In many ways, the selfie exemplifies the undeniable force of life narrative and self-representation in contemporary culture and politics, and the continued challenge of developing responsive, sensitive frames for the analysis of everyday media forms of self-representation. I have chosen to consider Ai Weiwei’s use of the selfie for several reasons. As a seemingly ubiquitous form of self-representation, the selfie is a divisive and degraded form.29 The polarized response to the selfie in contemporary media – where it is decried as both the symptom and the cause of widespread narcissism or celebrated as form of empowerment – is the most recent example of the long history of contestation regarding the status of life narrative in modern culture.30 While media and communications scholars approach the selfie through histories of celebrity,31 ethnographies of everyday media use,32 and the history of photography,33 life narrative scholars have an important contribution to make to the study of the selfie. This contribution stems from the utility of existing theoretical frameworks and ways of reading for the task of interpreting the complex and sometimes competing desires which motivate selfie production. Life narrative scholars can bring much-needed insight to the challenge of accounting for the complex, and competing, desires that motivate selfie production and circulation, and how those desires respond to and are given new meanings through the encounter between a text and its audiences. What are the desires that motivate the selfie, and indeed many forms of life narrative? The desire for documentation, testimony, witness, or the act of putting something ‘on the record’.34 The desire for recognition by others, of an aspirational or idealized self, for a level of control or influence over how one is perceived by others. But, as Judith Butler has argued, acts of self-representation are also demanded of all of us if we are to meet the more fundamental requirement of subjectivity that facilitates entry into the social field.35 Life narrative can also be motivated by the desire for recognition of the self by the self.36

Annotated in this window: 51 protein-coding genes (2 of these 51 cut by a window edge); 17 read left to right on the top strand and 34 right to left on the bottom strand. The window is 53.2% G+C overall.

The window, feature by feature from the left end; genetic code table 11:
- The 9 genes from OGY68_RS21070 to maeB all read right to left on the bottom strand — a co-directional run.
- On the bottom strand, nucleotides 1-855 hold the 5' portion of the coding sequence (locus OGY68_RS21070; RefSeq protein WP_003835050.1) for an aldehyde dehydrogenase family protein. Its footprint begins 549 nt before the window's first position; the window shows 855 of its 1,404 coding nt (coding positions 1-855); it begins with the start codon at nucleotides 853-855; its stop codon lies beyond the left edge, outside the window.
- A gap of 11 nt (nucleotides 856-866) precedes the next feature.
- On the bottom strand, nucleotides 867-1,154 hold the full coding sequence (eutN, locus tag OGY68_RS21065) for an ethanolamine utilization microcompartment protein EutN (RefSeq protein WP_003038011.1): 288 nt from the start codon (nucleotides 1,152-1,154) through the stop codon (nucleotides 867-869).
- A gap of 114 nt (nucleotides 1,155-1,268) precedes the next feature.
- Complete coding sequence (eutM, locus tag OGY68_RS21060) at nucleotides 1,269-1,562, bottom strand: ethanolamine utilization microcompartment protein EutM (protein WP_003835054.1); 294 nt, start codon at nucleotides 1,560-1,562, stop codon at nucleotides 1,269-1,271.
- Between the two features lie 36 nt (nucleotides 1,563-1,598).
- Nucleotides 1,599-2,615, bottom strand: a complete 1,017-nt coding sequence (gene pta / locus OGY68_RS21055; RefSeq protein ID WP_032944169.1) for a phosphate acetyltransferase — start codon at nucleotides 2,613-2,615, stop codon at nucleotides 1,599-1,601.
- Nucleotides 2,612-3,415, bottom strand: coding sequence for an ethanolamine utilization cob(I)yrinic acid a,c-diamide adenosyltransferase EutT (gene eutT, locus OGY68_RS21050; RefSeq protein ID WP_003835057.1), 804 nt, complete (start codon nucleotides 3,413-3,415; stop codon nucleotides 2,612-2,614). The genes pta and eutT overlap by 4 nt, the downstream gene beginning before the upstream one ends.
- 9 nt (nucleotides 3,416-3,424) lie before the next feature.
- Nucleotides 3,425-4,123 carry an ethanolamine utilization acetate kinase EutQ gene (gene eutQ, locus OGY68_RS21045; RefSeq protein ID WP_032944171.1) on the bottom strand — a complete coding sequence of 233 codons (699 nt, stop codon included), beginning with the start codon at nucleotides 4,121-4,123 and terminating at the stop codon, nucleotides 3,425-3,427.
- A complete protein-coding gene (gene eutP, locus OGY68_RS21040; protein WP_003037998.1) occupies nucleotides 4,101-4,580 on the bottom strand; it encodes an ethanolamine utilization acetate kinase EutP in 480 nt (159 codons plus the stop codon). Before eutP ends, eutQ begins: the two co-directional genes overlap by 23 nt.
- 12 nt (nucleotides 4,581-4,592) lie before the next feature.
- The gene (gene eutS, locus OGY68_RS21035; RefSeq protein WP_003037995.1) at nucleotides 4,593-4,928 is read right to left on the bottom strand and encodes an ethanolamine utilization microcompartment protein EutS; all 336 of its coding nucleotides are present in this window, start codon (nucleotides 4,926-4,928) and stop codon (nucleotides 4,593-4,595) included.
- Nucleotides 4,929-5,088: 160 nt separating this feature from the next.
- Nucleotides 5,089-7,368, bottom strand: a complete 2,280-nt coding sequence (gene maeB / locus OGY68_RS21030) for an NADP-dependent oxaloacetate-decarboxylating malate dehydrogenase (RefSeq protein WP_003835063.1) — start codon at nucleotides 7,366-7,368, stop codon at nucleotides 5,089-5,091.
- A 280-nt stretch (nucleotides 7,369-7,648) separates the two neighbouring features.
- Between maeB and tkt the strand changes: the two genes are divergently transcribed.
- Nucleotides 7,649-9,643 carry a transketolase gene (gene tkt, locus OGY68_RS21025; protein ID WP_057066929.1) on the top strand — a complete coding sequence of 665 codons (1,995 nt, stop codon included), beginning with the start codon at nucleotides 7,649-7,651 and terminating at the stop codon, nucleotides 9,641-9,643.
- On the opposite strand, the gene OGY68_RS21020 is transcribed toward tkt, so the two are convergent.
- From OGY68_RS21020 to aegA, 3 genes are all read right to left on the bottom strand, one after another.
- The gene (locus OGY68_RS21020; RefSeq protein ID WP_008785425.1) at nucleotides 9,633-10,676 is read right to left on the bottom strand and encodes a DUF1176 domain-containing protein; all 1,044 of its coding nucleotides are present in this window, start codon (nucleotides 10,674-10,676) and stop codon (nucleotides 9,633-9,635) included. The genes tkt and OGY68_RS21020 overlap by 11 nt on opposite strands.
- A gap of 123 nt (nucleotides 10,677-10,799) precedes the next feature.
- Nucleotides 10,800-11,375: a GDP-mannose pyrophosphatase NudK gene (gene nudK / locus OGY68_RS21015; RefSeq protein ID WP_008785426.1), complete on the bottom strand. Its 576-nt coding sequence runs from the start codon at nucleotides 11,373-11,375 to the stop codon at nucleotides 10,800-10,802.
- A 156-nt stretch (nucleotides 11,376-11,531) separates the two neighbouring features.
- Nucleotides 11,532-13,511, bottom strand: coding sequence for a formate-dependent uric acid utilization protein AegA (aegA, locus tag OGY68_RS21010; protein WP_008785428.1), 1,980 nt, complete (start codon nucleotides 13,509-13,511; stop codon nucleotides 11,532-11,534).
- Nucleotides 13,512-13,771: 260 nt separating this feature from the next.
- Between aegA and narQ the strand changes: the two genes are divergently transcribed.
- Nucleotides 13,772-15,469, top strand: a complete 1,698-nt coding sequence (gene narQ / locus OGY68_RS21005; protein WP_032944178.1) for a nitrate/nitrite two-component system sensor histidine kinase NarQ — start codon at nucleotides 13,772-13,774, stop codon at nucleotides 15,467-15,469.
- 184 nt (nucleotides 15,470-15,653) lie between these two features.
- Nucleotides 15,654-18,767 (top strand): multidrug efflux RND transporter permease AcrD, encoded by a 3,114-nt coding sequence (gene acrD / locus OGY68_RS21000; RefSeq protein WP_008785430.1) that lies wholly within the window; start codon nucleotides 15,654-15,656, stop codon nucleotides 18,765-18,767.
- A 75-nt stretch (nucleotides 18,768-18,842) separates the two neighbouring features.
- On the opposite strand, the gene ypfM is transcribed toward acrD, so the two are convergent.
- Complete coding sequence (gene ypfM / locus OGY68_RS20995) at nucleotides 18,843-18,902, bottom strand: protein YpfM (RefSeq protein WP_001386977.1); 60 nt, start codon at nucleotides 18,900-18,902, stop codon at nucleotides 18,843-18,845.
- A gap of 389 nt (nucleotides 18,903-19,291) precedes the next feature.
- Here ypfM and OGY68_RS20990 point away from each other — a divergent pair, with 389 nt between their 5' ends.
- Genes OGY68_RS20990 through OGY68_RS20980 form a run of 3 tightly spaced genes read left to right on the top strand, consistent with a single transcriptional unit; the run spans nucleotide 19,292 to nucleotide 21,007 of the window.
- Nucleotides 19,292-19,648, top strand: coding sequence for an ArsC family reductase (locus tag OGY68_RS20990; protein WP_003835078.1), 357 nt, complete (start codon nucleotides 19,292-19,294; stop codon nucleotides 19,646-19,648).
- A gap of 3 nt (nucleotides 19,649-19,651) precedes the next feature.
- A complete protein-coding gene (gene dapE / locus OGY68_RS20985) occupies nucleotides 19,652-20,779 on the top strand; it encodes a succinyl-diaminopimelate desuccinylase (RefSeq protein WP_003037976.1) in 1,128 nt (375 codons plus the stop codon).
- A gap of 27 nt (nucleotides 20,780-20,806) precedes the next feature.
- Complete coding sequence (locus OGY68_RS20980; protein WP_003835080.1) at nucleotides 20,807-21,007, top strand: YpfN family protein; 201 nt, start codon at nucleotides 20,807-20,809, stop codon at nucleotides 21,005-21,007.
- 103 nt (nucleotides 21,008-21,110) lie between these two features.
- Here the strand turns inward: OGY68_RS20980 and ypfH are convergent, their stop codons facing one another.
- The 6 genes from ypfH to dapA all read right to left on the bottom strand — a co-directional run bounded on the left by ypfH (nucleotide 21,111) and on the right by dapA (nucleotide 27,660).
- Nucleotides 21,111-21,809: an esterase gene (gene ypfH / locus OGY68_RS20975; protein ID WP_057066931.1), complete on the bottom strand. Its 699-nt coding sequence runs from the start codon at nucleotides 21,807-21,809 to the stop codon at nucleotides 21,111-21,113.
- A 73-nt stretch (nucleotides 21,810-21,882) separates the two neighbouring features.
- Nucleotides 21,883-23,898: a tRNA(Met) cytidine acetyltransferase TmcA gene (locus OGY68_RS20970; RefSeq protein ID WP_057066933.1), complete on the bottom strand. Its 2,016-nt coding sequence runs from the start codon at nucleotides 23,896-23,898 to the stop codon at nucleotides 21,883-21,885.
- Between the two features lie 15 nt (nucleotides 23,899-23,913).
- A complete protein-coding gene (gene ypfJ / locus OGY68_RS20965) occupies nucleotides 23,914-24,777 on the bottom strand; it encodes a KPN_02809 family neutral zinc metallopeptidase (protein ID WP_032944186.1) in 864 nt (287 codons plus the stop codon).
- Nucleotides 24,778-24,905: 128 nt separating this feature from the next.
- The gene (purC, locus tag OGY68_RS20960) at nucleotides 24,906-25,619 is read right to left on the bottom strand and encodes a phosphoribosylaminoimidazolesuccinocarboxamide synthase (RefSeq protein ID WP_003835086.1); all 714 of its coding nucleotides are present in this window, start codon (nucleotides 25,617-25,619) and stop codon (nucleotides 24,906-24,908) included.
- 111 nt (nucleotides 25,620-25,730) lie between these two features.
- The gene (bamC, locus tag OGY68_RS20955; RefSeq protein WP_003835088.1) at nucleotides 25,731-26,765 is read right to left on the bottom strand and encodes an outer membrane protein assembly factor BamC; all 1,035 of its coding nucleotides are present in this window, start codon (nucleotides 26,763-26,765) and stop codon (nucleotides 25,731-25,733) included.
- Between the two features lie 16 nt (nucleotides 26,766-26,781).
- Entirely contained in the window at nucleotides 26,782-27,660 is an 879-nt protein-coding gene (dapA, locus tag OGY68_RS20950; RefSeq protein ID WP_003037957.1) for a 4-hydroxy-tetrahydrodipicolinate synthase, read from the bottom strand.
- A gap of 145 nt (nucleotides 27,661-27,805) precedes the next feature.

Among media and communications scholars working on the selfie, there is agreement that the term ‘selfie’ refers to three distinct elements of self-representation: the practice of using a smart phone to produce self-portrait photography, the text that is produced by that practice, and the circulation of the text through digital social networks.37 While selfies are taken by a wide variety of people in a range of situations for very different purposes, scholars agree that we can refer to something called ‘the selfie’ which is commonly practiced and has established a level of coherence and function as a form of mediated communication. The selfie has grown in popularity and become of interest to media studies scholars because it exemplifies three defining characteristics of cultural, social and political life in the twenty-first century: the ubiquitous placement of humans and nonhumans in assemblages,38 the democratization of media production that has seen everyday people producing media objects for circulation,39 and the centrality of self-representation and life narrative in the media that is produced by everyday people.40 Theresa M. Senft and Nancy Baym argue that while selfies are the products of humans and centred on human subjectivity and agency, ‘selfies are created, displayed, distributed, tracked and monetized through an assemblage of nonhuman agents.’41 Paul Frosh suggests that this assemblage creates an inherent reflexivity in the selfie; regardless of the specific purpose it serves, a selfie is ‘a reflexive image’.42 This reflexivity, or self-referentiality, occurs on two levels. At the level of mediation the selfie always calls attention to its mediated status, and at the level of action, the selfie is a ‘genre of personal reflexivity’.43